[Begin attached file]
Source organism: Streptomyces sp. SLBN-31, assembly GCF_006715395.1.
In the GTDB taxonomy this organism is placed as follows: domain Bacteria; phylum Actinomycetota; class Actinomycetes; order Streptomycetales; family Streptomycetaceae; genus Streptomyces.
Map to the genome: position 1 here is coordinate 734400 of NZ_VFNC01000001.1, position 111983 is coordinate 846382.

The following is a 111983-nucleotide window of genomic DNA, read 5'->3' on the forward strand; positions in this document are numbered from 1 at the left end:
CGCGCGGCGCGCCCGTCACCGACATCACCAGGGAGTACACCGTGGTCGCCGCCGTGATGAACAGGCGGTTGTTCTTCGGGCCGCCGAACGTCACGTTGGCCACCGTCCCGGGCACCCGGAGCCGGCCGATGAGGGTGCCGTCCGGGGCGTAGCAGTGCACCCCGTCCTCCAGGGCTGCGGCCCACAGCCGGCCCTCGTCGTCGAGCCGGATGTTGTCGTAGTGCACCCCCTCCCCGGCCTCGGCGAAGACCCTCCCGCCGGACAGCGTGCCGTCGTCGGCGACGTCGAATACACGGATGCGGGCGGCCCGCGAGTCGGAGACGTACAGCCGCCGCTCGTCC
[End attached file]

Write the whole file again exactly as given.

Source organism: Streptomyces sp. SLBN-31, assembly GCF_006715395.1.
In the GTDB taxonomy this organism is placed as follows: domain Bacteria; phylum Actinomycetota; class Actinomycetes; order Streptomycetales; family Streptomycetaceae; genus Streptomyces.
Map to the genome: position 1 here is coordinate 734400 of NZ_VFNC01000001.1, position 111983 is coordinate 846382.

The following is a 111983-nucleotide window of genomic DNA, read 5'->3' on the forward strand; positions in this document are numbered from 1 at the left end:
CGCGCGGCGCGCCCGTCACCGACATCACCAGGGAGTACACCGTGGTCGCCGCCGTGATGAACAGGCGGTTGTTCTTCGGGCCGCCGAACGTCACGTTGGCCACCGTCCCGGGCACCCGGAGCCGGCCGATGAGGGTGCCGTCCGGGGCGTAGCAGTGCACCCCGTCCTCCAGGGCTGCGGCCCACAGCCGGCCCTCGTCGTCGAGCCGGATGTTGTCGTAGTGCACCCCCTCCCCGGCCTCGGCGAAGACCCTCCCGCCGGACAGCGTGCCGTCGTCGGCGACGTCGAATACACGGATGCGGGCGGCCCGCGAGTCGGAGACGTACAGCCGCCGCTCGTCC